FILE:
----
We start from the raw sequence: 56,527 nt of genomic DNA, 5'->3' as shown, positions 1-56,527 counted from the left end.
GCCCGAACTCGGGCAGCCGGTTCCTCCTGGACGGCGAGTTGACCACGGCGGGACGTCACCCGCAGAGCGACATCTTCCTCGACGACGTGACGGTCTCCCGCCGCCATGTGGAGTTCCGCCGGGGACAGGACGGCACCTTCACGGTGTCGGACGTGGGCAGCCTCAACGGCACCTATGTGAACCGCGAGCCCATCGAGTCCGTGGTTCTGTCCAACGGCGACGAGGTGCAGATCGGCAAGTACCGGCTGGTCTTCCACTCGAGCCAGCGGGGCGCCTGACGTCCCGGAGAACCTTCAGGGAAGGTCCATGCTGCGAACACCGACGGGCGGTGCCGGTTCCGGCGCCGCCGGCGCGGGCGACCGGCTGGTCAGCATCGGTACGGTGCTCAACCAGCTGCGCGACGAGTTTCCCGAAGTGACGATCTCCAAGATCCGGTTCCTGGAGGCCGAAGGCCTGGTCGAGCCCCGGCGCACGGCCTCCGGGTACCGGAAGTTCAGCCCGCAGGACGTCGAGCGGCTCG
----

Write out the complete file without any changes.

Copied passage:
We start from the raw sequence: 56,527 nt of genomic DNA, 5'->3' as shown, positions 1-56,527 counted from the left end.
GCCCGAACTCGGGCAGCCGGTTCCTCCTGGACGGCGAGTTGACCACGGCGGGACGTCACCCGCAGAGCGACATCTTCCTCGACGACGTGACGGTCTCCCGCCGCCATGTGGAGTTCCGCCGGGGACAGGACGGCACCTTCACGGTGTCGGACGTGGGCAGCCTCAACGGCACCTATGTGAACCGCGAGCCCATCGAGTCCGTGGTTCTGTCCAACGGCGACGAGGTGCAGATCGGCAAGTACCGGCTGGTCTTCCACTCGAGCCAGCGGGGCGCCTGACGTCCCGGAGAACCTTCAGGGAAGGTCCATGCTGCGAACACCGACGGGCGGTGCCGGTTCCGGCGCCGCCGGCGCGGGCGACCGGCTGGTCAGCATCGGTACGGTGCTCAACCAGCTGCGCGACGAGTTTCCCGAAGTGACGATCTCCAAGATCCGGTTCCTGGAGGCCGAAGGCCTGGTCGAGCCCCGGCGCACGGCCTCCGGGTACCGGAAGTTCAGCCCGCAGGACGTCGAGCGGCTCG